Linux on Dell's? (April 6, 2007)
I just noticed that on Dell's Idea Storm site, quite a lot of
the proposals are about pre-installing Linux on their machines. I
wonder if Dell will go for it?
I have long been interested in the idea of pre-installed Linux
machines. Right now, if you want to use Linux, you face two learning
curves: using Linux, and installing Linux. Installing is actually the
larger of the two learning curves for many people. If you plan to
simply use pre-configured stuff from Ubuntu, then time spend on
installation details is mostly wasted. I use Debian, on which Ubuntu is based, and
it has taken many
tweaks to get my Thinkpad into a good state.
So should Dell do it? My thoughts about the good and bad
I hope Dell goes for it, and they will not do badly if they do, but it
is not obvious to me whether they will get a net win. Perhaps the
main reason for Dell to bet here would be that the cost is low and the
possible benefits substantial.
- Good: Dell would occupy a mostly uncontested niche: laptops with
normal Linux installations.
- Bad: Dell would add a constraint on the hardware they include,
because it would be embarrassing to ship a Linux laptop where some of
the hardware does not have drivers. For hardware that Just Works in
Linux, they will have a low burden. For other hardware, they will
have to either disable it, or convince the manufacturer to develop a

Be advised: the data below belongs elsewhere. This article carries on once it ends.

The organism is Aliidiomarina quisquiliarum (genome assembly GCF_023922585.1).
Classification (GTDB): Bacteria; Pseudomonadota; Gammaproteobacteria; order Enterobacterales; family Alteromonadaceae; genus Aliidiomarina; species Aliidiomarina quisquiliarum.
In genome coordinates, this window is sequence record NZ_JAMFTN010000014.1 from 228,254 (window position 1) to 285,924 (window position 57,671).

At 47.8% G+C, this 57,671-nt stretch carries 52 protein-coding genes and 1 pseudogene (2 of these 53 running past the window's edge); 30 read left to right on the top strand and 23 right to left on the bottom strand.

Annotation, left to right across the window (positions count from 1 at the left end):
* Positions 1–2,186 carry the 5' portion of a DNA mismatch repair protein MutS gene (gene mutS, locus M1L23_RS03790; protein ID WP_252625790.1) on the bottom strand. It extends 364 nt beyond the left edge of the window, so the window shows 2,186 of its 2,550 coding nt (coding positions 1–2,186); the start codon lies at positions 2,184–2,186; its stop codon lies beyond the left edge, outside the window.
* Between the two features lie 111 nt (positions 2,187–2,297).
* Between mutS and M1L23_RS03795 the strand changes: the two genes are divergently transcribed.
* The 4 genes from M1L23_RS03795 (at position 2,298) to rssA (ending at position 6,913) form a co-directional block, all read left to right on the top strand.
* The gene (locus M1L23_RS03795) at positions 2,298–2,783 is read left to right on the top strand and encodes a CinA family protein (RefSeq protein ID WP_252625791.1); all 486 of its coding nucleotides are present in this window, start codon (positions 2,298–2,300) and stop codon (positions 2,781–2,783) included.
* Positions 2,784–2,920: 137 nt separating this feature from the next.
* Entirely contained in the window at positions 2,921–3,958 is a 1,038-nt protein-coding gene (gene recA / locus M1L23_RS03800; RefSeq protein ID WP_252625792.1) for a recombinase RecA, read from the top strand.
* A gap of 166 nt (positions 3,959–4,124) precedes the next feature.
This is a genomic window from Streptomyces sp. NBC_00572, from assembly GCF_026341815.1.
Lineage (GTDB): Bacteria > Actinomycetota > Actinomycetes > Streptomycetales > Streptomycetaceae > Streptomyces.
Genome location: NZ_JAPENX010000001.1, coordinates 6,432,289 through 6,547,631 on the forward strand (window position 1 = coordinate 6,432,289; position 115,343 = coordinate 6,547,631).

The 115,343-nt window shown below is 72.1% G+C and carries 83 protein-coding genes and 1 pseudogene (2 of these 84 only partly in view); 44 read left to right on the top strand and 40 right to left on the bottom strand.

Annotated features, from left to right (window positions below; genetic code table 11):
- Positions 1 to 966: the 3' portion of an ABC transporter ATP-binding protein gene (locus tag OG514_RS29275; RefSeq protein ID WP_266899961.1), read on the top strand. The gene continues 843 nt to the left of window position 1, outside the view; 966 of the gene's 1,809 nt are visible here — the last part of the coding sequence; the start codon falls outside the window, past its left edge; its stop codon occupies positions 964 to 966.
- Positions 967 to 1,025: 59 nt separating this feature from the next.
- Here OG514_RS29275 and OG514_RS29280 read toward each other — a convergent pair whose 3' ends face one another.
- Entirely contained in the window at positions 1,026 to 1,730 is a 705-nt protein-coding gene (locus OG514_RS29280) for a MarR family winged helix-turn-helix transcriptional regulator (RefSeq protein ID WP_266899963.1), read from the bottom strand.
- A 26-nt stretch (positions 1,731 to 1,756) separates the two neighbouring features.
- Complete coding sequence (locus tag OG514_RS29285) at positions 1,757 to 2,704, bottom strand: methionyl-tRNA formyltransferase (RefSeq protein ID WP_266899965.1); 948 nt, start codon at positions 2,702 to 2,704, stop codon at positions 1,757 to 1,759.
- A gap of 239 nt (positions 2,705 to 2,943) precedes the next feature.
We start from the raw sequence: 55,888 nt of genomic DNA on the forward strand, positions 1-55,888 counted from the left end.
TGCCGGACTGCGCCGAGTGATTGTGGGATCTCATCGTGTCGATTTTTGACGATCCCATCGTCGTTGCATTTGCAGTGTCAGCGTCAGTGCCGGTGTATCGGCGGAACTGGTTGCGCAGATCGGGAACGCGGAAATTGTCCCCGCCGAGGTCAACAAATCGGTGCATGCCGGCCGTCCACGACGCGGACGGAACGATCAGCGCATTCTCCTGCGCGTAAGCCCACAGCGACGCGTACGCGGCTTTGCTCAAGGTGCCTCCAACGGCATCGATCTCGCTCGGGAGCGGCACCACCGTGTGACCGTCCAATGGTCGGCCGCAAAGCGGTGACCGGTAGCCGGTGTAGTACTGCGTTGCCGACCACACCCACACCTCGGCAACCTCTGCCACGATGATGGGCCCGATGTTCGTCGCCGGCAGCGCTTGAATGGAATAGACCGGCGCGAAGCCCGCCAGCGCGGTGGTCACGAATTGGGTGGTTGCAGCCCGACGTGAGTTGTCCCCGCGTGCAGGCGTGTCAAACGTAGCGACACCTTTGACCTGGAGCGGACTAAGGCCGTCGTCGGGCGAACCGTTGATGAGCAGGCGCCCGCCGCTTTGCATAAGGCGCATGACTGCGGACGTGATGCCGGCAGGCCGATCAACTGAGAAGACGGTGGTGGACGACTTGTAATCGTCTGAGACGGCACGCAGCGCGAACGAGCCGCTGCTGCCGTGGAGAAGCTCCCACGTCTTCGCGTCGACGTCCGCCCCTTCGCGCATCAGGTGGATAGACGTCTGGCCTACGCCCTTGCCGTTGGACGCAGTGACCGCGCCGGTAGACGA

driver, or get the Windows driver to work in Linux, or develop their
own driver. This constraint can play out many ways, but the net
effect is an extra burden on Dell.
- Bad: The Linux side would likely be unpolished. Dell will need
some careful spin control to keep their brand name from being dragged
down by the flaky parts. Perhaps the line they can take is: the Linux
side is for those who want to take off the hood and get their hands
into the machine. As an alternative: the Linux side is for those who
want to experiment with the raw future of computing.
- Good: "Open source" has a positive connotation much like
environmental protection or poverty relief. Microsoft got trashed for
giving away their web browser for free; Netscape and IBM have gotten
kudos for equally predatorially  giving away software, but also
making that software open source. Dell would rather be the IBM or
Netscape in this picture, not the Microsoft.
 It is a subject for another day, but I do not really think
predatorial is a useful word here. The companies are simply
competing. However, "predatory companies" is held as a useful concept
by many people, much like Freudian analysis and astrology. For
marketing purposes, you cannot ignore this.